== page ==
"Gen. (Martin) Dempsey went to Egypt to try to free the NGO workers, and they couldn't leave for two months. To Americans it looked like a stick in the eye. Semi-official Egyptians keep telling me that Dempsey ended up getting what he wanted, just not immediately," Alterman said.
The military-to-military ties between the United States and Egypt are among the few non-monetary influences the U.S. has. For years, Egyptian military officers have come to the U.S. to train, which has created a deep relationship between the two entities. So, after last week's court ruling and the fallout, Secretary of Defense Leon Panetta was quick to call the head of the Egyptian military, Field Marshal Mohamed Hussein Tantawi.
In the call last Friday, Panetta " highlighted the need to move forward expeditiously with Egypt's political transition, including conducting new legislative elections as soon as possible," according to a statement from Pentagon spokesman George Little.
Tantawi, according to the statement, said the Egyptian military was committed to "free and fair " elections and to transferring power to an elected government by July 1.
The U.S. military is hopeful the military relationship it has with Egyptian forces can be maintained, military officials said on Monday.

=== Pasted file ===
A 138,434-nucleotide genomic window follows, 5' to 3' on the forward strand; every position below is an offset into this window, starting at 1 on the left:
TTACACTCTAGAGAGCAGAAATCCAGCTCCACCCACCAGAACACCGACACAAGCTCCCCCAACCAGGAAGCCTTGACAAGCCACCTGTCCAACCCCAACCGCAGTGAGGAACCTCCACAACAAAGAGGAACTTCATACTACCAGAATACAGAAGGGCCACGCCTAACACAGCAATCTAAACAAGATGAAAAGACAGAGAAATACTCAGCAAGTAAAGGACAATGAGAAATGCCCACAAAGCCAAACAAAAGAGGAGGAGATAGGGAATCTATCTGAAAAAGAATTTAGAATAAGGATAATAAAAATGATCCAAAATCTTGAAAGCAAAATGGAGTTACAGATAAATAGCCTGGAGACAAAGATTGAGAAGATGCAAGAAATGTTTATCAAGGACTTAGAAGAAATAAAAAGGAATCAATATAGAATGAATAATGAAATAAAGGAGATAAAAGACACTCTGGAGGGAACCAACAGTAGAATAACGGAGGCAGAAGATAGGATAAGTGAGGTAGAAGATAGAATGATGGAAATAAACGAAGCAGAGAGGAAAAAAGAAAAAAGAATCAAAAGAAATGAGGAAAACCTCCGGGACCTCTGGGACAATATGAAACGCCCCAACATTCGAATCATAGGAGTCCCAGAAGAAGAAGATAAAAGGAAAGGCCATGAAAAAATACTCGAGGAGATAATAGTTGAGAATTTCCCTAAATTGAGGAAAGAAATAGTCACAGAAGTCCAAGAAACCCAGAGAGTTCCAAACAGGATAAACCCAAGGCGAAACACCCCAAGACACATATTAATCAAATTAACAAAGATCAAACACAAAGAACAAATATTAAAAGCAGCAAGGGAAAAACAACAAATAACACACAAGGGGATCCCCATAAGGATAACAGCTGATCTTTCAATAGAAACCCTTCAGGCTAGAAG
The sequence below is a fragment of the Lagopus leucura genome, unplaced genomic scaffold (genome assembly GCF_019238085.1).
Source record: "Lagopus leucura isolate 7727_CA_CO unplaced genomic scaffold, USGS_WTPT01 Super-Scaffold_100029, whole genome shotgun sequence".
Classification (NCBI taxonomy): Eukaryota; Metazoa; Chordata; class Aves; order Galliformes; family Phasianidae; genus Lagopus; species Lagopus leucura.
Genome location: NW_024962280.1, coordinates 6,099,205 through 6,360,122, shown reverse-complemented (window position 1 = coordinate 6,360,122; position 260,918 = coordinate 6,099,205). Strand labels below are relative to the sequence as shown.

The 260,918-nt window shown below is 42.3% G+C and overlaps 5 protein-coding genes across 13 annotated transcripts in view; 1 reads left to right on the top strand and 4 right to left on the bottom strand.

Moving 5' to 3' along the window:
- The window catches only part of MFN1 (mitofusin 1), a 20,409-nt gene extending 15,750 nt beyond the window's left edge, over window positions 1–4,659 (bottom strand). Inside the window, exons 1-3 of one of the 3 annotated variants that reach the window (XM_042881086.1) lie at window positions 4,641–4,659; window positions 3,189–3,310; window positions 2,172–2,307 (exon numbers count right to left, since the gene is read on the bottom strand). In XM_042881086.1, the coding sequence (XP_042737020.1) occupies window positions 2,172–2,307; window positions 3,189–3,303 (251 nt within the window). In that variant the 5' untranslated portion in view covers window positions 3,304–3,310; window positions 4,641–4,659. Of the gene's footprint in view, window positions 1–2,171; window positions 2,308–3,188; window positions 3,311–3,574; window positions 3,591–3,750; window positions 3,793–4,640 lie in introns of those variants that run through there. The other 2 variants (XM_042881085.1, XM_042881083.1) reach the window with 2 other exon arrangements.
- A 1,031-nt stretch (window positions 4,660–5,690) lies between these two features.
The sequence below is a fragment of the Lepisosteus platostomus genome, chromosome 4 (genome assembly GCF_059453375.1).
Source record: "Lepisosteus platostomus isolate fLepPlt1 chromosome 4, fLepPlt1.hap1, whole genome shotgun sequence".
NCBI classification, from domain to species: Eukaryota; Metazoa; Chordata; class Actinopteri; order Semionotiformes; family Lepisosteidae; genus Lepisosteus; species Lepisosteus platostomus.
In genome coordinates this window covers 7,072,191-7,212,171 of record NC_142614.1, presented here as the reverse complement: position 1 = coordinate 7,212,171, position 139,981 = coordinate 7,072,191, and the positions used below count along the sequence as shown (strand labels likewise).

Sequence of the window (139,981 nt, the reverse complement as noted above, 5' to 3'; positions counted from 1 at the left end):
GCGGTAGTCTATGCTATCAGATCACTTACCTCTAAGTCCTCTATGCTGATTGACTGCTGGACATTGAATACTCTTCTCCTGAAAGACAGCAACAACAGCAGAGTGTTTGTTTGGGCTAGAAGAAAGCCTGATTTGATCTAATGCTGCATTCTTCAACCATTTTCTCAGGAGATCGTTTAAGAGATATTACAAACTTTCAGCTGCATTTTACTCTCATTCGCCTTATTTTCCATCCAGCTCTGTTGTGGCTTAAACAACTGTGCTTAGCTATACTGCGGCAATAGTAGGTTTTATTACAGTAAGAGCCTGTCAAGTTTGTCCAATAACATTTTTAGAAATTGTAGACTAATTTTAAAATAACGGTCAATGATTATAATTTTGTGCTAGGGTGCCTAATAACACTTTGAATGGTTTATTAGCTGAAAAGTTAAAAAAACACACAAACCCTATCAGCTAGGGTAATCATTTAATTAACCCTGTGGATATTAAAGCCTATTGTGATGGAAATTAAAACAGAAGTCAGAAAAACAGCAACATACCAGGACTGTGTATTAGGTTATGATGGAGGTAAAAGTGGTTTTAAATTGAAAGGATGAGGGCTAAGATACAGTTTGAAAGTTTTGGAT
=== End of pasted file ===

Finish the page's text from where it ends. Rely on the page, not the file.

“We’d like it to continue,” said Pentagon spokesman Captain John Kirby, “That is our hope and expectation.”
Clinton said Thursday the U.S. was "engaged with Egypt" but "concerned about recent decrees" by the military that, though temporary, "appear to expand the power of the military to detain civilians and to roll back civil liberties."
"There can be no going back on the democratic transition called for by the Egyptian people. The decisions on specific issues, of course, belong to the Egyptian people and their elected leaders," Clinton told reporters.
There are more extreme measures the United States could take including coordinating with other allies who have significant relationships with Egypt, such as the British, French and Japanese. Also, Egypt is "badly in need" of assistance from the International Monetary Fund and the World Bank, observed Dunne.
"I am not saying the United States should go there now," said Dunne, noting that it would be an extreme for pressure. "That would be a big deal."
But as Dunne noted, it is the Egyptian military, not the United States, that promised democratic reform.
"It's not like we forced this on them," Dunne told Security Clearance.
The money is also part of a grand bargain the United States has with Egypt to guarantee its peace with Israel. With much of the region in turmoil, especially Syria, the U.S. aid is as much an investment in Israeli security as it is in Egyptian reform.
U.S. officials also point out that, when it comes to nations that are weathering the storms of the "Arab Spring," Egypt is "too big to fail," a bellwether for other countries of the region. The Obama administration must tread carefully between pushing Egypt to do the right thing and shoving it into further disorder.